Irom is the director of jazz studies and instructor of jazz piano at Temple College in Temple, Texas. He has performed alongside numerous jazz and Latin jazz legends, including Paquito D’Rivera, Poncho Sanchez, Arturo Sandoval, Christian McBride, Wynton Marsalis, Bobby Shew, Randy Brecker, Jim Pugh, Rufus Reid, James Moody, Roy Hargrove, Kenny Burrell, Eddie Daniels, John Fedchock, Marcus Printup, Ed Calle, Bill Watrous, Butch Miles and Dave Pietro.

Miller has taught at Southwestern since 2005 and is principal bassoonist of the Brazos Valley Symphony Orchestra and the Austin Chamber Ensemble. 

The recital is free and open to the public. For more information, call 512-863-1504.


The Spanish Department, along with the student groups Sigma Delta Pi (the Spanish honor society) and Latinos Unidos, are hosting a film festival Sept. 6-Oct. 4 that will feature five films from Spanish-speaking countries.

The film to be shown Sept. 13 is “La Yuma,” a Nicaraguan film made in 2009. “La Yuma” tells the story of a young woman who dreams of transcending her bleak life in the slums of Managua by becoming a boxer. The film offers a rare opportunity to get a glimpse of everyday life in Nicaragua.

All films will be shown in Olin 105 at 8 p.m.

Read more here.

Media Coverage

Community Impact newspaper did a story about Southwestern’s ranking by Forbes magazine. Read the story here.

The Williamson County Sun did a story on Megan Frisque, Southwestern’s new associate vice president for alumni and parent relations.

The Williamson County Sun ran photos of people who attended the opening night of the Spanish Film festival being sponsored by Southwestern.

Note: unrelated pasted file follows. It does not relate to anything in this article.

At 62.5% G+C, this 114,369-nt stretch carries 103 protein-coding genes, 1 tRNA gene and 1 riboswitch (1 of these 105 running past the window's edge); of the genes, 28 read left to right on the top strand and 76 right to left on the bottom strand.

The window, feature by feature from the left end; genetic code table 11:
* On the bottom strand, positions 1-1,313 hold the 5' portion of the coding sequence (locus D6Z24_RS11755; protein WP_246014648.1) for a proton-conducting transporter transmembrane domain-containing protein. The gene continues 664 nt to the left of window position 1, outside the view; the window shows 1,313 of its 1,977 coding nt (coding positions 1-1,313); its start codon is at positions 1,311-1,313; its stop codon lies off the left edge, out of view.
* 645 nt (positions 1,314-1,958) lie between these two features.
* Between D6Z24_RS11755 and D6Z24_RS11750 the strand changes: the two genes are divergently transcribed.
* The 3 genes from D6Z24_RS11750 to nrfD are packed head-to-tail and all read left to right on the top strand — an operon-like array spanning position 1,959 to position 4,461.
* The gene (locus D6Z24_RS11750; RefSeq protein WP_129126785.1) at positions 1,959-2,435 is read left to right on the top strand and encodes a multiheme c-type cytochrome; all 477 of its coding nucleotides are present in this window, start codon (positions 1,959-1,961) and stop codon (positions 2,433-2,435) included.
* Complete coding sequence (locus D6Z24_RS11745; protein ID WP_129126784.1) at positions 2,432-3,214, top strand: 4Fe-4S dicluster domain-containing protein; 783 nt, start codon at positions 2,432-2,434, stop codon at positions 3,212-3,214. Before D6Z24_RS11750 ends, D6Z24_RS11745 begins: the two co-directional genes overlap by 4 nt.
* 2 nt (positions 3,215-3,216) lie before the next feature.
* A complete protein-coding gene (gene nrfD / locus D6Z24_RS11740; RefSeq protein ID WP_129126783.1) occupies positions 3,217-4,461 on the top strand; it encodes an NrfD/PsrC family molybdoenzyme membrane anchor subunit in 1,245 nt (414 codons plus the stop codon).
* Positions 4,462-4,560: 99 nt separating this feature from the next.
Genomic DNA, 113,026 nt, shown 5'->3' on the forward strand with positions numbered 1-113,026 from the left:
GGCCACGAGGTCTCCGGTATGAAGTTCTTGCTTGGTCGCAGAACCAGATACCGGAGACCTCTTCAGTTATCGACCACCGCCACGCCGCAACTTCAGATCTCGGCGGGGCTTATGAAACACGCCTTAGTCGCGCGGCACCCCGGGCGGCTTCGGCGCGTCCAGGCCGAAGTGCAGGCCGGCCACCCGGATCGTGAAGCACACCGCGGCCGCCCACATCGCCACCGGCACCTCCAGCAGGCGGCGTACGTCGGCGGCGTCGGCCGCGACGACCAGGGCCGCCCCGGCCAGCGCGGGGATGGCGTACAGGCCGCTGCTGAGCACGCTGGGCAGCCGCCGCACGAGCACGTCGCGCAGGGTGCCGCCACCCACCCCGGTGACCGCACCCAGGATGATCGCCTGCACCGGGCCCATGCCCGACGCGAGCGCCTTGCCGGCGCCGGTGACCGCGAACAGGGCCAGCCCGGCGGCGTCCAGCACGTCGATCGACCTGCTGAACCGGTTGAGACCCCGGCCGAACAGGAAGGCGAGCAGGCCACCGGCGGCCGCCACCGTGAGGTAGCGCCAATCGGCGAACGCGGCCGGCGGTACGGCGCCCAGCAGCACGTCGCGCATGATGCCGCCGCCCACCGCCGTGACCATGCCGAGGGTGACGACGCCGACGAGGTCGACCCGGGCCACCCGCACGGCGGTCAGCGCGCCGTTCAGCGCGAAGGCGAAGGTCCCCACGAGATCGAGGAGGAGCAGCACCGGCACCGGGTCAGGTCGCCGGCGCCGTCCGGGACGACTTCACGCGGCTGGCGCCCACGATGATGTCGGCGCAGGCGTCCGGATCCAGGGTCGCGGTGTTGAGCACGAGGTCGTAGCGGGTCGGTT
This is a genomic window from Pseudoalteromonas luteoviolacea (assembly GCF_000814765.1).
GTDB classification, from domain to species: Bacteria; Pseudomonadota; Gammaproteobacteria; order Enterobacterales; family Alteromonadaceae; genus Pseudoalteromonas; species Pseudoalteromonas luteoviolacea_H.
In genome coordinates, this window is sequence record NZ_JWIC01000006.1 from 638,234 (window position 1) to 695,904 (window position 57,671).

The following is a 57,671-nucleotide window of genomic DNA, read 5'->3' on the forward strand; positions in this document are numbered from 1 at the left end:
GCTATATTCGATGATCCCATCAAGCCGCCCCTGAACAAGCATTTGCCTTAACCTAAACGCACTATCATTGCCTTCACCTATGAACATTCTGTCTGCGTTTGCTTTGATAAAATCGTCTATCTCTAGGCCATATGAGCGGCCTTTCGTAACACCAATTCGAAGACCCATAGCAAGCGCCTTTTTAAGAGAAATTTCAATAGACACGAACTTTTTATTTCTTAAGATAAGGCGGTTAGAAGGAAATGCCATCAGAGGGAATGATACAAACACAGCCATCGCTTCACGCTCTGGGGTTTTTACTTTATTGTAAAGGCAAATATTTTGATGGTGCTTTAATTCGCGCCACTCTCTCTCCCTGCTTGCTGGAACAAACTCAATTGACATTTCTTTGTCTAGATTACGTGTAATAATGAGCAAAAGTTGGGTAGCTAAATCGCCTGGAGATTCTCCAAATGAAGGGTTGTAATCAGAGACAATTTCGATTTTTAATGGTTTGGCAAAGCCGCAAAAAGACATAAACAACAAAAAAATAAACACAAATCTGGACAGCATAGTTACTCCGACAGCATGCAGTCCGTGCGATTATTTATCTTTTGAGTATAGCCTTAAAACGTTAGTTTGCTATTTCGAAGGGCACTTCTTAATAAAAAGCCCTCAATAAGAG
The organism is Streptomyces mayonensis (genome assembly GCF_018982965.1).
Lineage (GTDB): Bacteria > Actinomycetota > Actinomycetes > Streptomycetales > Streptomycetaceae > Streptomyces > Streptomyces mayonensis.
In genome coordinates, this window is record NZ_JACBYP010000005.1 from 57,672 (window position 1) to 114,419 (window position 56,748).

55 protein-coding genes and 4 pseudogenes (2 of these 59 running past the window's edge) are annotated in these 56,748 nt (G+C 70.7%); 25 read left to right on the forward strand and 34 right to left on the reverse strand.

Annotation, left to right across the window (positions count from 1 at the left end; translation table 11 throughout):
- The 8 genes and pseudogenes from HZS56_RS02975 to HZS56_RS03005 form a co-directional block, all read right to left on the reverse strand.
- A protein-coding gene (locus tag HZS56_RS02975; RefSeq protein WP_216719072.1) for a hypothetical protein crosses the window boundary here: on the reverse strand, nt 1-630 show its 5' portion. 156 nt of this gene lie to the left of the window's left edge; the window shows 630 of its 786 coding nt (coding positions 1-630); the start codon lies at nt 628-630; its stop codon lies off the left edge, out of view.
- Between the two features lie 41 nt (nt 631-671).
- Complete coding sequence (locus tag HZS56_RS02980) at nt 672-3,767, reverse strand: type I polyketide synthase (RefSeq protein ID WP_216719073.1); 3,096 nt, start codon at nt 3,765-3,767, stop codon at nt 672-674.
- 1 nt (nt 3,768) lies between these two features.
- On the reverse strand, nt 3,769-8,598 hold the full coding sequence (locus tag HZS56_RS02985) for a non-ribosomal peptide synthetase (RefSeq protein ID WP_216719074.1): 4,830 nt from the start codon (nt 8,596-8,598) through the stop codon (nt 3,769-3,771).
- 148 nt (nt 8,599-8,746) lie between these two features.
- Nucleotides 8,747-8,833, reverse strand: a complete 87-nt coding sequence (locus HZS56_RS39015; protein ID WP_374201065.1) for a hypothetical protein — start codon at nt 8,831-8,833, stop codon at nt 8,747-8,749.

Maria Lowe, professor of sociology, and Reggie Byron, assistant professor of sociology, have had an article titled “Food for Thought: Frequent Interracial Dining Experiences as a Predictor of Students’ Racial Climate Perceptions,” accepted for publication in The Journal of Higher Education, the leading scholarly journal on the institution of higher education. Recent graduates Griffin Ferry and Melissa Garcia contributed to the paper.

Abby Dings, assistant professor of Spanish, recently had an article titled “Native Speaker/Nonnative Speaker Interaction and Orientation to Novice/Expert Identity” published in the Journal of Pragmatics.  

Senior computer science major Yvette Niyomugaba and senior computer science and economics major Van Pham presented papers at a national math conference called Math Fest that was held Aug. 2-4 in Madison, Wisc.  

Jesse Purdy, professor of psychology, is presenting a talk titled “Vertebrate Predators May Share Facial Characteristics Providing Opportunities for Detection by Prey” at the biannual meeting of the International Society of Comparative Psychologists, which is being held this week in Jaen, Spain.

Eileen Meyer Russell, associate professor of music, presented master classes last week for low brass students who attend the Vidal M. Treviño School of Communication and Fine Arts in Laredo. She also presented a recital of music for organ and low brass Sept. 7 at Texas A&M International University in Laredo with organist with Don McManus.

Michael Saenger, associate professor of English, has had an article titled “Interlinguicity and The Alchemist” accepted in Multilingualism in the Drama of Shakespeare and his Contemporaries, a forthcoming special theme issue of English Text Construction 6 (2013) edited by Dirk Delabastita and Ton Hoenselaars. English Text Construction is an internationally refereed journal of English linguistics, applied linguistics and literary studies focusing on the communicating subject and the text constructing this intersubjective communication.

First-year student Olivia Woodward is one of 60 students from around the country selected for the Jackie Robinson Foundation Scholars Class of 2016. T he Jackie Robinson Foundation supports high school seniors who have demonstrated strong leadership potential and a dedication to community service. JRF Scholars receive $24,000 over four years to attend a four-year accredited college or university. The JRF Scholars Class of 2016 was selected from more than 1,700 candidates representing 23 states and the District of Columbia. Read more here